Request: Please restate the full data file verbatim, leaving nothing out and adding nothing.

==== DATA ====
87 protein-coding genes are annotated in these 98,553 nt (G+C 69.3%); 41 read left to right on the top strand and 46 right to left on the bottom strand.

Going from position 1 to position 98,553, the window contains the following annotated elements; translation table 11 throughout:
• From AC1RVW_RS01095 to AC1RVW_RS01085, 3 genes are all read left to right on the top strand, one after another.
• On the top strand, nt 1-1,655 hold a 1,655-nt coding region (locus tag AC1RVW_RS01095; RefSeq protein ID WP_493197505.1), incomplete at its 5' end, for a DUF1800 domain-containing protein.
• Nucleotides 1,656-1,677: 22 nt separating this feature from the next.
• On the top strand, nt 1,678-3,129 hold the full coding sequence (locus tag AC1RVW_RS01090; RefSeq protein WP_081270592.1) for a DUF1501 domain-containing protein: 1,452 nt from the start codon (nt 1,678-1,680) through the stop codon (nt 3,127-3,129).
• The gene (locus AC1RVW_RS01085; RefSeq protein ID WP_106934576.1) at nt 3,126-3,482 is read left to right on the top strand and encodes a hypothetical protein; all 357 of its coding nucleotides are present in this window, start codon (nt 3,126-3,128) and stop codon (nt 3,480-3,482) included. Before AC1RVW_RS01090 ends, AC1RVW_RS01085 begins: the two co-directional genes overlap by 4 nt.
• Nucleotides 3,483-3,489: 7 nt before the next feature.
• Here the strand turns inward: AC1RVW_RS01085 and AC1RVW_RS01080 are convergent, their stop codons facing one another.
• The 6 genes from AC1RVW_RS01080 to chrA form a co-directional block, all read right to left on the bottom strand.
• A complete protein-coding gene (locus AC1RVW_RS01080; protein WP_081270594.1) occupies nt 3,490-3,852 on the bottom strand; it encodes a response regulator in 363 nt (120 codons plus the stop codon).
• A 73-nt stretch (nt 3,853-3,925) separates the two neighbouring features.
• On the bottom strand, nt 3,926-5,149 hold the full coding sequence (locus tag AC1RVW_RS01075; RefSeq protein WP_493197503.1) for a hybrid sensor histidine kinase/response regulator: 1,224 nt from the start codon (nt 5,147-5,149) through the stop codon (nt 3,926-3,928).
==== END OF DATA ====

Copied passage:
87 protein-coding genes are annotated in these 98,553 nt (G+C 69.3%); 41 read left to right on the top strand and 46 right to left on the bottom strand.

Going from position 1 to position 98,553, the window contains the following annotated elements; translation table 11 throughout:
• From AC1RVW_RS01095 to AC1RVW_RS01085, 3 genes are all read left to right on the top strand, one after another.
• On the top strand, nt 1-1,655 hold a 1,655-nt coding region (locus tag AC1RVW_RS01095; RefSeq protein ID WP_493197505.1), incomplete at its 5' end, for a DUF1800 domain-containing protein.
• Nucleotides 1,656-1,677: 22 nt separating this feature from the next.
• On the top strand, nt 1,678-3,129 hold the full coding sequence (locus tag AC1RVW_RS01090; RefSeq protein WP_081270592.1) for a DUF1501 domain-containing protein: 1,452 nt from the start codon (nt 1,678-1,680) through the stop codon (nt 3,127-3,129).
• The gene (locus AC1RVW_RS01085; RefSeq protein ID WP_106934576.1) at nt 3,126-3,482 is read left to right on the top strand and encodes a hypothetical protein; all 357 of its coding nucleotides are present in this window, start codon (nt 3,126-3,128) and stop codon (nt 3,480-3,482) included. Before AC1RVW_RS01090 ends, AC1RVW_RS01085 begins: the two co-directional genes overlap by 4 nt.
• Nucleotides 3,483-3,489: 7 nt before the next feature.
• Here the strand turns inward: AC1RVW_RS01085 and AC1RVW_RS01080 are convergent, their stop codons facing one another.
• The 6 genes from AC1RVW_RS01080 to chrA form a co-directional block, all read right to left on the bottom strand.
• A complete protein-coding gene (locus AC1RVW_RS01080; protein WP_081270594.1) occupies nt 3,490-3,852 on the bottom strand; it encodes a response regulator in 363 nt (120 codons plus the stop codon).
• A 73-nt stretch (nt 3,853-3,925) separates the two neighbouring features.
• On the bottom strand, nt 3,926-5,149 hold the full coding sequence (locus tag AC1RVW_RS01075; RefSeq protein WP_493197503.1) for a hybrid sensor histidine kinase/response regulator: 1,224 nt from the start codon (nt 5,147-5,149) through the stop codon (nt 3,926-3,928).